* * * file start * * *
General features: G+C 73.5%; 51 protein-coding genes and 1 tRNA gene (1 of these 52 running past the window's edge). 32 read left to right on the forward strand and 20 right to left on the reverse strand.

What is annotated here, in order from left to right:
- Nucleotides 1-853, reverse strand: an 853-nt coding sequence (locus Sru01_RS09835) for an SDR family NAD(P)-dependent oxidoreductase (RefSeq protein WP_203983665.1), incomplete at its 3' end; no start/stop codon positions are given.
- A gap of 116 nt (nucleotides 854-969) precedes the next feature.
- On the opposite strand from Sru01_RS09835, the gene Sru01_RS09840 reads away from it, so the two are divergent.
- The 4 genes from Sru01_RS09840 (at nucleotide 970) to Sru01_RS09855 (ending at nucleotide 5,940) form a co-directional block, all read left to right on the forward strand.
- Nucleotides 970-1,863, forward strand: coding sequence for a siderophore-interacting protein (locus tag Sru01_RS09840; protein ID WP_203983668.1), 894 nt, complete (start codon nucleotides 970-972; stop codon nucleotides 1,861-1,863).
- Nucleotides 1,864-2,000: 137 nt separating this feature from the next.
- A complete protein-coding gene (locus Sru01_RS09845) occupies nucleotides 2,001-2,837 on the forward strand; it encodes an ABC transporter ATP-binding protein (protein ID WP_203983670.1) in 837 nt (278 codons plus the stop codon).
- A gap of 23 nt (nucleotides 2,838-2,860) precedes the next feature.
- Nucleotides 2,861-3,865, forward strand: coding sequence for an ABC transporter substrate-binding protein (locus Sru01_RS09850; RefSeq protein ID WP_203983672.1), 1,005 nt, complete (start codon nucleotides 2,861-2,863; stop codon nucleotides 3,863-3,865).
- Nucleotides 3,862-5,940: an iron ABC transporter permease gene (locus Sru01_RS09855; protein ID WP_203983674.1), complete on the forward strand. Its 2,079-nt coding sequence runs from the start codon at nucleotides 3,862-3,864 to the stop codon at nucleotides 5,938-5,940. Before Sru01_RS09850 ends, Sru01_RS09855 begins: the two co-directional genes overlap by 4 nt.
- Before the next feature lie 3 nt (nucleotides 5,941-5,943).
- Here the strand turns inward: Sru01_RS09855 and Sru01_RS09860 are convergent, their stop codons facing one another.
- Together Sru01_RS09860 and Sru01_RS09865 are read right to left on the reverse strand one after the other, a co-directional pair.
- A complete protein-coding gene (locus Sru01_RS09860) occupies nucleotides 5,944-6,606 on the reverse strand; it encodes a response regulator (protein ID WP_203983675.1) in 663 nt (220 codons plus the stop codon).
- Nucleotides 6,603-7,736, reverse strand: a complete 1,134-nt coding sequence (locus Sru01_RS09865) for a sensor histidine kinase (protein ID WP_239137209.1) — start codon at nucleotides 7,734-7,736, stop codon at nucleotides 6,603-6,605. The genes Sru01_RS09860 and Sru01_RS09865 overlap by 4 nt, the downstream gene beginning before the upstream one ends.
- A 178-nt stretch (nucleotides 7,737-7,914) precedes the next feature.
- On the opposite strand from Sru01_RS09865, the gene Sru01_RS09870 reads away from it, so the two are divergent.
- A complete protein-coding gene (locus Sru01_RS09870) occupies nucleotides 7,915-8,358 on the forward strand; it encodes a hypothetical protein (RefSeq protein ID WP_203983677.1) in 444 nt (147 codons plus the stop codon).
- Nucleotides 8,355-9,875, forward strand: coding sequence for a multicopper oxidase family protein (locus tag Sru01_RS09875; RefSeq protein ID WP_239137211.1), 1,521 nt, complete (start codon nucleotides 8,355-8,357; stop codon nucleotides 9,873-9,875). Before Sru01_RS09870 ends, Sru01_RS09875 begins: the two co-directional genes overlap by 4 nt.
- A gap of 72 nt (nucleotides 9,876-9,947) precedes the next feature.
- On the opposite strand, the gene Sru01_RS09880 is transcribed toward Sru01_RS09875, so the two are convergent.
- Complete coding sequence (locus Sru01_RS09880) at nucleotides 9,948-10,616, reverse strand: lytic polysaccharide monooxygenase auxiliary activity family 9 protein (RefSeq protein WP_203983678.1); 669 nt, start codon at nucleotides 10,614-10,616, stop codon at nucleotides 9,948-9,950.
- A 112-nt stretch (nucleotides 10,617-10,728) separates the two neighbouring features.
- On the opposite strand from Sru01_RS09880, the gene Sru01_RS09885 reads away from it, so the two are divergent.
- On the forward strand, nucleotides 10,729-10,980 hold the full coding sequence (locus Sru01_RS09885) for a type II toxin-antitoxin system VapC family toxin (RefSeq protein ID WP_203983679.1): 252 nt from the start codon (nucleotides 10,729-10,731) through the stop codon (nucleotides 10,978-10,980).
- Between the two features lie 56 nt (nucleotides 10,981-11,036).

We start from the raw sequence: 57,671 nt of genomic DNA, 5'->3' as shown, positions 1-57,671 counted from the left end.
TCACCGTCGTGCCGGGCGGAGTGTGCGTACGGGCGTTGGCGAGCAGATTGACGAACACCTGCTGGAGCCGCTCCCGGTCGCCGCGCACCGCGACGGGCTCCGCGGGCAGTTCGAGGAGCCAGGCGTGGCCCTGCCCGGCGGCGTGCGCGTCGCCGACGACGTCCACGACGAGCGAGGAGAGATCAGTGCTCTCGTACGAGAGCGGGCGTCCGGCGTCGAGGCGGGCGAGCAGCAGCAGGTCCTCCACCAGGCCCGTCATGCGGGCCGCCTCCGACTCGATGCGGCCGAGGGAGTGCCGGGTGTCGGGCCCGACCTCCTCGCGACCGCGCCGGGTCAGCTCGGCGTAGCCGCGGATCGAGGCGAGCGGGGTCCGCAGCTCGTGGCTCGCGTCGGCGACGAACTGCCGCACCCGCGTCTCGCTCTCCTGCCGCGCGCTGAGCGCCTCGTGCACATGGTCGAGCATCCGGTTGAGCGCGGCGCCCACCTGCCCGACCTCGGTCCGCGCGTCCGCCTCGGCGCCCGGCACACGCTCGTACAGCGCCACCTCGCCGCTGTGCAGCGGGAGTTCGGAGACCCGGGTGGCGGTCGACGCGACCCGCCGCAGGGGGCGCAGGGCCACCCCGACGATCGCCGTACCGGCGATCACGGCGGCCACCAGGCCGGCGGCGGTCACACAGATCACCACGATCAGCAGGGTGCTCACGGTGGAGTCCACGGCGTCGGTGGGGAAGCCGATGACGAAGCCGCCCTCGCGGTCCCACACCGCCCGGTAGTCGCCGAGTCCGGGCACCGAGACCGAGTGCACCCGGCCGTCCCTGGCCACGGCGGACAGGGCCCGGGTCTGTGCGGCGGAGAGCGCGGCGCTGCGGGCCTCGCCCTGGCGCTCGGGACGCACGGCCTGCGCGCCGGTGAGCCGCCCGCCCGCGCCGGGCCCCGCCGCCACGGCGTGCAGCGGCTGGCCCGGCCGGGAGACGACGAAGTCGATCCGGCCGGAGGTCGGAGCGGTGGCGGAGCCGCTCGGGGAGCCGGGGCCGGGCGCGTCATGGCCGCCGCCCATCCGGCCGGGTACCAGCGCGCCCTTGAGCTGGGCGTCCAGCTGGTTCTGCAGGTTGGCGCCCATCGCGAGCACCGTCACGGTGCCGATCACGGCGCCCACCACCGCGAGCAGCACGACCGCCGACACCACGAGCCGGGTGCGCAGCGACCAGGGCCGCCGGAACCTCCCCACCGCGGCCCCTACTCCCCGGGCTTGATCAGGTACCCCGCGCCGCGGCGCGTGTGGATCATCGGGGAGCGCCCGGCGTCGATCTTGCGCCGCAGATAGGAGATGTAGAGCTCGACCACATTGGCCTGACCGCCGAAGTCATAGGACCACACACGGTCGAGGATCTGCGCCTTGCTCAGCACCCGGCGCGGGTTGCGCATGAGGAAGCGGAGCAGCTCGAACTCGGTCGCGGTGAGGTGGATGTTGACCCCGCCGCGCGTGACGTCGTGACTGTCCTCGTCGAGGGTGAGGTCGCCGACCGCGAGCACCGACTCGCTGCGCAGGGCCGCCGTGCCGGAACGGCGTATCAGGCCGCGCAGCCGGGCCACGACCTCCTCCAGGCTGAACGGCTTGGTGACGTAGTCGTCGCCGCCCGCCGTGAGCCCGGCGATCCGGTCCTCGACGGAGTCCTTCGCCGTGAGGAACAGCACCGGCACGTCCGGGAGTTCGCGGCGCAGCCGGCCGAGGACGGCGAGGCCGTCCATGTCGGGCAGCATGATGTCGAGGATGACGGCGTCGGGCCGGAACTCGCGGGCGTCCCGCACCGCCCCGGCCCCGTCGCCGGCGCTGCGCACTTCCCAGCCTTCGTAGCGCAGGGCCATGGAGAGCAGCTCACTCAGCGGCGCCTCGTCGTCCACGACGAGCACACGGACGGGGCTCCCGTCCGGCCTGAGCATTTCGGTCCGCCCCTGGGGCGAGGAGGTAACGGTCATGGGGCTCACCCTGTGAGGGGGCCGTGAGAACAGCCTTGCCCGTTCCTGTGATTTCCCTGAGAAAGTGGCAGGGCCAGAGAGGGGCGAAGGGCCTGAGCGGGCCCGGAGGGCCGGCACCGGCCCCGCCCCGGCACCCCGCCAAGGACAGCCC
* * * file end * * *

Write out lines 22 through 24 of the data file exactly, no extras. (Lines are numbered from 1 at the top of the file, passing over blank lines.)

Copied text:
- A gap of 72 nt (nucleotides 9,876-9,947) precedes the next feature.
- On the opposite strand, the gene Sru01_RS09880 is transcribed toward Sru01_RS09875, so the two are convergent.
- Complete coding sequence (locus Sru01_RS09880) at nucleotides 9,948-10,616, reverse strand: lytic polysaccharide monooxygenase auxiliary activity family 9 protein (RefSeq protein WP_203983678.1); 669 nt, start codon at nucleotides 10,614-10,616, stop codon at nucleotides 9,948-9,950.